Proteostasis networks buffer the constant flux of protein misfolding caused by the inherently error-prone nature of protein synthesis and degradation. Yet proteostasis networks deteriorate as a function of time and make cells more vulnerable to proteotoxic stress. Genetic mutations within conformational disease proteins and environmental stress can further increase the burden of destabilized proteins and cause irreversible damage to aged cells. However, manipulating the aging process through key metabolic signaling molecules can hamper age-mediated proteostasis collapse and significantly delay the onset of neurodegeneration caused by conformationally challenged, disease proteins. These age-extension components act at multiple stages in the misfolding and aggregation pathway to inhibit transcription or translation, reduce aberrant processing, and promote disease protein refolding, degradation, or active aggregation (Fig. 3 and Table I).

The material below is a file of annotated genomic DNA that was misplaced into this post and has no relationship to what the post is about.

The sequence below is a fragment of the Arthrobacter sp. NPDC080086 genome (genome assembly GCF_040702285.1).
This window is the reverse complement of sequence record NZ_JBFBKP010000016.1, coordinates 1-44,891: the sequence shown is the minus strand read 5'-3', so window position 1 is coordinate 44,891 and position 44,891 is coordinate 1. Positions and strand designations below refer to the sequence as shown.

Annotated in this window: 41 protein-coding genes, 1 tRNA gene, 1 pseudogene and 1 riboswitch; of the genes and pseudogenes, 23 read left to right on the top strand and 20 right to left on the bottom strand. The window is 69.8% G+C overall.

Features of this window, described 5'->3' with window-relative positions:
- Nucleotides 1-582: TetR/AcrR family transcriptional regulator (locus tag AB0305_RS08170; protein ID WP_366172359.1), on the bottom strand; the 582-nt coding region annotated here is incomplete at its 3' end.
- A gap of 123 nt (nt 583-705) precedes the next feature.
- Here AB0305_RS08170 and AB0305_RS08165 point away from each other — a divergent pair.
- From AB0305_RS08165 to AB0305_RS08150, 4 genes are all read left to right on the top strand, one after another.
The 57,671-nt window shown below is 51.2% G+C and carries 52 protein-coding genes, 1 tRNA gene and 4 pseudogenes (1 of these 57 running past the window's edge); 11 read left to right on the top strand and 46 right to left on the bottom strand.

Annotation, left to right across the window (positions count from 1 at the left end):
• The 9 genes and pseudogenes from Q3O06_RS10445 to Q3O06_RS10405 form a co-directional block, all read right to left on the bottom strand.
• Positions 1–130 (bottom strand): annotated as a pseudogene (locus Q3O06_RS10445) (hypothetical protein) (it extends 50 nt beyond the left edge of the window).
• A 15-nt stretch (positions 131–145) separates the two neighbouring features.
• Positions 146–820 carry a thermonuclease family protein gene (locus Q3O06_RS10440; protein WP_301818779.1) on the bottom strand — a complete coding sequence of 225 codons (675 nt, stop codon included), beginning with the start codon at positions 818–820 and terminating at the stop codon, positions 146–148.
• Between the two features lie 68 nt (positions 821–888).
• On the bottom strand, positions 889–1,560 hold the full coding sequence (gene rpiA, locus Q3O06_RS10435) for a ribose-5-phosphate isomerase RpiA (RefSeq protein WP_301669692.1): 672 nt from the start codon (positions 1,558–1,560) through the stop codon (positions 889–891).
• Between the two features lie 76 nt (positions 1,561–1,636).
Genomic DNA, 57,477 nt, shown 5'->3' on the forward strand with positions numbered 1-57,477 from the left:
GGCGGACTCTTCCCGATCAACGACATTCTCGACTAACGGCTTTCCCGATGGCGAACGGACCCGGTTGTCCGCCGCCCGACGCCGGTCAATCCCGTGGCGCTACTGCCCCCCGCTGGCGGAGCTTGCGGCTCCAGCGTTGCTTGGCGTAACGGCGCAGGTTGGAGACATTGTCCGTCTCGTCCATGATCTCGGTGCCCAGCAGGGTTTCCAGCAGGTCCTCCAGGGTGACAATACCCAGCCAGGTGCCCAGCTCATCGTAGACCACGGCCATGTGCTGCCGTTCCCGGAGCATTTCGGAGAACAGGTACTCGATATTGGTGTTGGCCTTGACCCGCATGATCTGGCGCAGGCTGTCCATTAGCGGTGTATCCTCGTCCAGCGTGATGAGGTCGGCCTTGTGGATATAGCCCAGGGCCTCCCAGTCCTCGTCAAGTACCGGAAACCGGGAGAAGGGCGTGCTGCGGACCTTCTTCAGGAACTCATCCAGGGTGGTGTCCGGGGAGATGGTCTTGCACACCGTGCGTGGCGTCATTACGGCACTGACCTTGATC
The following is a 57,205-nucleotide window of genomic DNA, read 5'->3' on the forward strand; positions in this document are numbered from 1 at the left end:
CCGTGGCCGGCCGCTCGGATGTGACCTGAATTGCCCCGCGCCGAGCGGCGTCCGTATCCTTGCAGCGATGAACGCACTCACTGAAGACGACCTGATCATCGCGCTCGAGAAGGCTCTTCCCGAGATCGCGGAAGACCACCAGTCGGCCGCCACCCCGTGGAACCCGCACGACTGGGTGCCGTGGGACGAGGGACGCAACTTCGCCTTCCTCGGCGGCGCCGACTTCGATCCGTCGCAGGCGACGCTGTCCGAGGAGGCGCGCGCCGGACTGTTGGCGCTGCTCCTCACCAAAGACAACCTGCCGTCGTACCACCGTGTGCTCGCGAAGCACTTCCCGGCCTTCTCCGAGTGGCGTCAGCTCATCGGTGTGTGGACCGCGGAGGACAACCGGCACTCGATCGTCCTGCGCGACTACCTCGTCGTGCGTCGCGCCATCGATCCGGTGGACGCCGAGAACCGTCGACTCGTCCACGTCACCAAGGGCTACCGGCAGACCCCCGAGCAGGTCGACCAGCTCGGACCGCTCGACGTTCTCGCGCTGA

Table I.
Age modifiers and neurodegeneration

Dietary restriction.

Caloric or dietary restriction represents one of the most studied phenomena known to extend lifespan. Organisms ranging from single-cell eukaryotes to mammals balance growth and reproduction with environmental stress and nutrient availability. Under optimal conditions with ample food, organisms allocate energy expenditure in favor of growth, development, and reproduction. Yet challenging conditions or limited food availability elicit global physiological responses that divert energy into protective pathways, assist in proper cellular stasis, and can also extend lifespan. Moderate decrease in calorie intake without malnutrition extends lifespan in yeast, flies, worms, mice, and primates (Colman et al., 2009). Dietary restriction has also been shown in multiple disease models to attenuate proteotoxicity caused by different conformational disease proteins.